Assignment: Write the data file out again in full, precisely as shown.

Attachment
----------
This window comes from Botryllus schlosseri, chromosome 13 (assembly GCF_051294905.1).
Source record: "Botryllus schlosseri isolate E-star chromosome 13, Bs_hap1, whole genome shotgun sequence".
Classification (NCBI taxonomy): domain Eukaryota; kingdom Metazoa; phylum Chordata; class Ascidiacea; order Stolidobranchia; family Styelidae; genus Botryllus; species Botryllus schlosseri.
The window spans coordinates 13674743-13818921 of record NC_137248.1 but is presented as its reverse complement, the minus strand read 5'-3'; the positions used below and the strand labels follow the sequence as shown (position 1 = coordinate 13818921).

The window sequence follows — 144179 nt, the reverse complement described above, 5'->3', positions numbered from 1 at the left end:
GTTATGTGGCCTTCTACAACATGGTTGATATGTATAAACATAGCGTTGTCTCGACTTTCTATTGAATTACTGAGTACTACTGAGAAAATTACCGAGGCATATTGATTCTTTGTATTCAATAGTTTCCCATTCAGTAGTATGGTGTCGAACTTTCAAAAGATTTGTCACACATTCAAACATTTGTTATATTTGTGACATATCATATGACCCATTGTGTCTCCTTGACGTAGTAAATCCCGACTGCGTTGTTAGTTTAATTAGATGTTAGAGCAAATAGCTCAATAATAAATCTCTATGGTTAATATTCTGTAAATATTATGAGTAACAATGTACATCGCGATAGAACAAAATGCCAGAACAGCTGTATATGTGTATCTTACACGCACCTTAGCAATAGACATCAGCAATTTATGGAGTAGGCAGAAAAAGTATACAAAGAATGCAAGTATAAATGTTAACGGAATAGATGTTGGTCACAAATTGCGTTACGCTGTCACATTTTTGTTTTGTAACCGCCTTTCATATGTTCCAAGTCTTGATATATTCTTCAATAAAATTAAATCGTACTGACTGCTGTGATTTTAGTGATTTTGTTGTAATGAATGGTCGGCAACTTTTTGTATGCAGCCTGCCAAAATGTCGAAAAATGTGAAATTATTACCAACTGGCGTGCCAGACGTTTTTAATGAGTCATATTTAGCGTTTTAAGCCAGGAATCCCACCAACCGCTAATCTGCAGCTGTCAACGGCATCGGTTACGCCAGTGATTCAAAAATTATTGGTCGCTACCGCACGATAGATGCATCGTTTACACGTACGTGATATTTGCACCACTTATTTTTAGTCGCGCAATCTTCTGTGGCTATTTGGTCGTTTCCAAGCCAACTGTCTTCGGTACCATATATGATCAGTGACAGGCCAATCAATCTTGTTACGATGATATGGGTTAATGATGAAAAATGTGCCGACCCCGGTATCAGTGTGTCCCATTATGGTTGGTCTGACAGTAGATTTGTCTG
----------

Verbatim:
This window comes from Botryllus schlosseri, chromosome 13 (assembly GCF_051294905.1).
Source record: "Botryllus schlosseri isolate E-star chromosome 13, Bs_hap1, whole genome shotgun sequence".
Classification (NCBI taxonomy): domain Eukaryota; kingdom Metazoa; phylum Chordata; class Ascidiacea; order Stolidobranchia; family Styelidae; genus Botryllus; species Botryllus schlosseri.
The window spans coordinates 13674743-13818921 of record NC_137248.1 but is presented as its reverse complement, the minus strand read 5'-3'; the positions used below and the strand labels follow the sequence as shown (position 1 = coordinate 13818921).

The window sequence follows — 144179 nt, the reverse complement described above, 5'->3', positions numbered from 1 at the left end:
GTTATGTGGCCTTCTACAACATGGTTGATATGTATAAACATAGCGTTGTCTCGACTTTCTATTGAATTACTGAGTACTACTGAGAAAATTACCGAGGCATATTGATTCTTTGTATTCAATAGTTTCCCATTCAGTAGTATGGTGTCGAACTTTCAAAAGATTTGTCACACATTCAAACATTTGTTATATTTGTGACATATCATATGACCCATTGTGTCTCCTTGACGTAGTAAATCCCGACTGCGTTGTTAGTTTAATTAGATGTTAGAGCAAATAGCTCAATAATAAATCTCTATGGTTAATATTCTGTAAATATTATGAGTAACAATGTACATCGCGATAGAACAAAATGCCAGAACAGCTGTATATGTGTATCTTACACGCACCTTAGCAATAGACATCAGCAATTTATGGAGTAGGCAGAAAAAGTATACAAAGAATGCAAGTATAAATGTTAACGGAATAGATGTTGGTCACAAATTGCGTTACGCTGTCACATTTTTGTTTTGTAACCGCCTTTCATATGTTCCAAGTCTTGATATATTCTTCAATAAAATTAAATCGTACTGACTGCTGTGATTTTAGTGATTTTGTTGTAATGAATGGTCGGCAACTTTTTGTATGCAGCCTGCCAAAATGTCGAAAAATGTGAAATTATTACCAACTGGCGTGCCAGACGTTTTTAATGAGTCATATTTAGCGTTTTAAGCCAGGAATCCCACCAACCGCTAATCTGCAGCTGTCAACGGCATCGGTTACGCCAGTGATTCAAAAATTATTGGTCGCTACCGCACGATAGATGCATCGTTTACACGTACGTGATATTTGCACCACTTATTTTTAGTCGCGCAATCTTCTGTGGCTATTTGGTCGTTTCCAAGCCAACTGTCTTCGGTACCATATATGATCAGTGACAGGCCAATCAATCTTGTTACGATGATATGGGTTAATGATGAAAAATGTGCCGACCCCGGTATCAGTGTGTCCCATTATGGTTGGTCTGACAGTAGATTTGTCTG